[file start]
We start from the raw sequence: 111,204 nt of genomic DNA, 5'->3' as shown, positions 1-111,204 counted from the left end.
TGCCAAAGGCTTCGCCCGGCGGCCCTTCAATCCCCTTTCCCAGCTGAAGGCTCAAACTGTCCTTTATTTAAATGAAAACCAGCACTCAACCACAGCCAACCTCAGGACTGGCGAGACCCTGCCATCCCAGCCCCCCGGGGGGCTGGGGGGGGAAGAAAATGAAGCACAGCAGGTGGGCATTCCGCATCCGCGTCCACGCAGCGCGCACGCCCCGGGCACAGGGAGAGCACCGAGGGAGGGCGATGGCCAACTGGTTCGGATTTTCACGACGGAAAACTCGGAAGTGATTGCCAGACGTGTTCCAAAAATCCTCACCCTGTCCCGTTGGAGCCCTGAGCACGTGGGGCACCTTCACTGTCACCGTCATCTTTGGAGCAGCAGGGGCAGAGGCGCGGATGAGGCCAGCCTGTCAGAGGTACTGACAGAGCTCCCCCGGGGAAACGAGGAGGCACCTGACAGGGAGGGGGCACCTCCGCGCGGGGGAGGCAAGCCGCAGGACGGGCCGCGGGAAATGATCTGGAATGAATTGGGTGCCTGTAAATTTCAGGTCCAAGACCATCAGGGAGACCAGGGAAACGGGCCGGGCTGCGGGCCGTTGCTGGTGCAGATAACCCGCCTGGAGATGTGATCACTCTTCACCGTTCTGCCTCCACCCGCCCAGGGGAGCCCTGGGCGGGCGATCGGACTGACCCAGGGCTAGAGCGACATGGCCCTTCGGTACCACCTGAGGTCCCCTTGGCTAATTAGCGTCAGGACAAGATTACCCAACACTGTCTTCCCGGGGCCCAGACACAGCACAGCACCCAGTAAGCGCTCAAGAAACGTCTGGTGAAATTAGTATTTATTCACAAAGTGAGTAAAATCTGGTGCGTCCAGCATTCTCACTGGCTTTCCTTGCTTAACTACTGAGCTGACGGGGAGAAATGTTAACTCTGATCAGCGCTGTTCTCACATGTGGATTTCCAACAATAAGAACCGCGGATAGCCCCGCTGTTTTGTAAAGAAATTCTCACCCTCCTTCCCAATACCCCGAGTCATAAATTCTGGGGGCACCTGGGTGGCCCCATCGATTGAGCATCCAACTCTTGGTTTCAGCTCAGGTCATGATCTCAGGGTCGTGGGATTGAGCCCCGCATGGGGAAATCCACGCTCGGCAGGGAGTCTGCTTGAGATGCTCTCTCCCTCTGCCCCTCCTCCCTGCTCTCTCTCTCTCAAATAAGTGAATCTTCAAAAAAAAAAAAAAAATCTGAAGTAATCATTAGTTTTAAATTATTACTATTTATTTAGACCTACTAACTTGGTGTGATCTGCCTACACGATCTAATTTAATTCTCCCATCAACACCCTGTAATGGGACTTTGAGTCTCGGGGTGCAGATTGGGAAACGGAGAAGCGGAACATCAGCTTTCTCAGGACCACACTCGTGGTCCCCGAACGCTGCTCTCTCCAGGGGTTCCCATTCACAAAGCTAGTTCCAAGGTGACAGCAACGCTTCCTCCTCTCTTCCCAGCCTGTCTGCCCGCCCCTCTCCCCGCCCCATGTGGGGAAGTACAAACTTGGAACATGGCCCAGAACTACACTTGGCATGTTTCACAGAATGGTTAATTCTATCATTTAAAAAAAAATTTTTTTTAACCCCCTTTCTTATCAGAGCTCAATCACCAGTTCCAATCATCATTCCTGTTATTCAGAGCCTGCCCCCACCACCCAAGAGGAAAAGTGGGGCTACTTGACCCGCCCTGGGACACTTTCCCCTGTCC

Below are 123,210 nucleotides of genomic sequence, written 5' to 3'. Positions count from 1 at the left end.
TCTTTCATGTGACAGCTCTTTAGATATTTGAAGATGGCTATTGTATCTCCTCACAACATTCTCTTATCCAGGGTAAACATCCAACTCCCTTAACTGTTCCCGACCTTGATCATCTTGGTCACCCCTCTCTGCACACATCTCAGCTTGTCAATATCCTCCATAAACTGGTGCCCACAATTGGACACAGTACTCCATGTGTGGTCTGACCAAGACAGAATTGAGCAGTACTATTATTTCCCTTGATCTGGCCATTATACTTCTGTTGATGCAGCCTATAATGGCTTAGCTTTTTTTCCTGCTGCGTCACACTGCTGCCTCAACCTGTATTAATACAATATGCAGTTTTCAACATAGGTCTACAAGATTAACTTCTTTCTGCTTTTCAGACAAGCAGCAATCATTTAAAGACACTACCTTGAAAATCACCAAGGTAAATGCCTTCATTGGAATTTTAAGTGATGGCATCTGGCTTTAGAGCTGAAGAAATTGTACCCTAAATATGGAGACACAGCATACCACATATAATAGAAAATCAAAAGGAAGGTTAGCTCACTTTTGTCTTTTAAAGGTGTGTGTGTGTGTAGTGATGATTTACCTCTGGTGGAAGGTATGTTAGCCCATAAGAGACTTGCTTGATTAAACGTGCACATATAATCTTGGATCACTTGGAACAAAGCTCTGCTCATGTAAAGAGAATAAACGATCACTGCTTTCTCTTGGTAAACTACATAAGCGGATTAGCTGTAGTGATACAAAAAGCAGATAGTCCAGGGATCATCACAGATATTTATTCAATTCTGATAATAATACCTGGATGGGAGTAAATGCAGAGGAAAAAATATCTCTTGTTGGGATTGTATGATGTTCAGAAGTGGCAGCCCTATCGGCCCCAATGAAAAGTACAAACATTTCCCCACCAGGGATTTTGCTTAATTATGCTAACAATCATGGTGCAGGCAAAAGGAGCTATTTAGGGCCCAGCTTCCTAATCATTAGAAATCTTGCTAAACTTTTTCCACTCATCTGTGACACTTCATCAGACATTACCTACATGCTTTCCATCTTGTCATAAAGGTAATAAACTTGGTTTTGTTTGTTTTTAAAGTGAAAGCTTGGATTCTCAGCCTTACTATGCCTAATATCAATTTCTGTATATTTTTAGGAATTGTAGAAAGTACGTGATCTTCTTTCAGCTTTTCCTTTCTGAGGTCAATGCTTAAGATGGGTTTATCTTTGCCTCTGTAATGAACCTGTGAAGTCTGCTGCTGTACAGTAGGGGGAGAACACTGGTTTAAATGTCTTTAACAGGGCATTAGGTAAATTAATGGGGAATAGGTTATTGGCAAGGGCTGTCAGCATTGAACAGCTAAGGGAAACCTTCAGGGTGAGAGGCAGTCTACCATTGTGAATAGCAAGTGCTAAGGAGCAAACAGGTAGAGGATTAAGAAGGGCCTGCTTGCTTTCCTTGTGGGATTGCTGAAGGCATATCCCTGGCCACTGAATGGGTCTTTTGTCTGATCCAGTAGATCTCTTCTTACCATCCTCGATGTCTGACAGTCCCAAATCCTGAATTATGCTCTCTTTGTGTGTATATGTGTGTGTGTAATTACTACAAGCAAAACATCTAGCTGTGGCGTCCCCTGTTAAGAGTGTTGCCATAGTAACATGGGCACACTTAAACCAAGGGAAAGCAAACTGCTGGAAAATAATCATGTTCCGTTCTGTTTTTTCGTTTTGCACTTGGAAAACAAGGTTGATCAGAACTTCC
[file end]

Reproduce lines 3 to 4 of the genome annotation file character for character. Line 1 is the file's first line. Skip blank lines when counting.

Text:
Below are 123,210 nucleotides of genomic sequence, written 5' to 3'. Positions count from 1 at the left end.
TCTTTCATGTGACAGCTCTTTAGATATTTGAAGATGGCTATTGTATCTCCTCACAACATTCTCTTATCCAGGGTAAACATCCAACTCCCTTAACTGTTCCCGACCTTGATCATCTTGGTCACCCCTCTCTGCACACATCTCAGCTTGTCAATATCCTCCATAAACTGGTGCCCACAATTGGACACAGTACTCCATGTGTGGTCTGACCAAGACAGAATTGAGCAGTACTATTATTTCCCTTGATCTGGCCATTATACTTCTGTTGATGCAGCCTATAATGGCTTAGCTTTTTTTCCTGCTGCGTCACACTGCTGCCTCAACCTGTATTAATACAATATGCAGTTTTCAACATAGGTCTACAAGATTAACTTCTTTCTGCTTTTCAGACAAGCAGCAATCATTTAAAGACACTACCTTGAAAATCACCAAGGTAAATGCCTTCATTGGAATTTTAAGTGATGGCATCTGGCTTTAGAGCTGAAGAAATTGTACCCTAAATATGGAGACACAGCATACCACATATAATAGAAAATCAAAAGGAAGGTTAGCTCACTTTTGTCTTTTAAAGGTGTGTGTGTGTGTAGTGATGATTTACCTCTGGTGGAAGGTATGTTAGCCCATAAGAGACTTGCTTGATTAAACGTGCACATATAATCTTGGATCACTTGGAACAAAGCTCTGCTCATGTAAAGAGAATAAACGATCACTGCTTTCTCTTGGTAAACTACATAAGCGGATTAGCTGTAGTGATACAAAAAGCAGATAGTCCAGGGATCATCACAGATATTTATTCAATTCTGATAATAATACCTGGATGGGAGTAAATGCAGAGGAAAAAATATCTCTTGTTGGGATTGTATGATGTTCAGAAGTGGCAGCCCTATCGGCCCCAATGAAAAGTACAAACATTTCCCCACCAGGGATTTTGCTTAATTATGCTAACAATCATGGTGCAGGCAAAAGGAGCTATTTAGGGCCCAGCTTCCTAATCATTAGAAATCTTGCTAAACTTTTTCCACTCATCTGTGACACTTCATCAGACATTACCTACATGCTTTCCATCTTGTCATAAAGGTAATAAACTTGGTTTTGTTTGTTTTTAAAGTGAAAGCTTGGATTCTCAGCCTTACTATGCCTAATATCAATTTCTGTATATTTTTAGGAATTGTAGAAAGTACGTGATCTTCTTTCAGCTTTTCCTTTCTGAGGTCAATGCTTAAGATGGGTTTATCTTTGCCTCTGTAATGAACCTGTGAAGTCTGCTGCTGTACAGTAGGGGGAGAACACTGGTTTAAATGTCTTTAACAGGGCATTAGGTAAATTAATGGGGAATAGGTTATTGGCAAGGGCTGTCAGCATTGAACAGCTAAGGGAAACCTTCAGGGTGAGAGGCAGTCTACCATTGTGAATAGCAAGTGCTAAGGAGCAAACAGGTAGAGGATTAAGAAGGGCCTGCTTGCTTTCCTTGTGGGATTGCTGAAGGCATATCCCTGGCCACTGAATGGGTCTTTTGTCTGATCCAGTAGATCTCTTCTTACCATCCTCGATGTCTGACAGTCCCAAATCCTGAATTATGCTCTCTTTGTGTGTATATGTGTGTGTGTAATTACTACAAGCAAAACATCTAGCTGTGGCGTCCCCTGTTAAGAGTGTTGCCATAGTAACATGGGCACACTTAAACCAAGGGAAAGCAAACTGCTGGAAAATAATCATGTTCCGTTCTGTTTTTTCGTTTTGCACTTGGAAAACAAGGTTGATCAGAACTTCC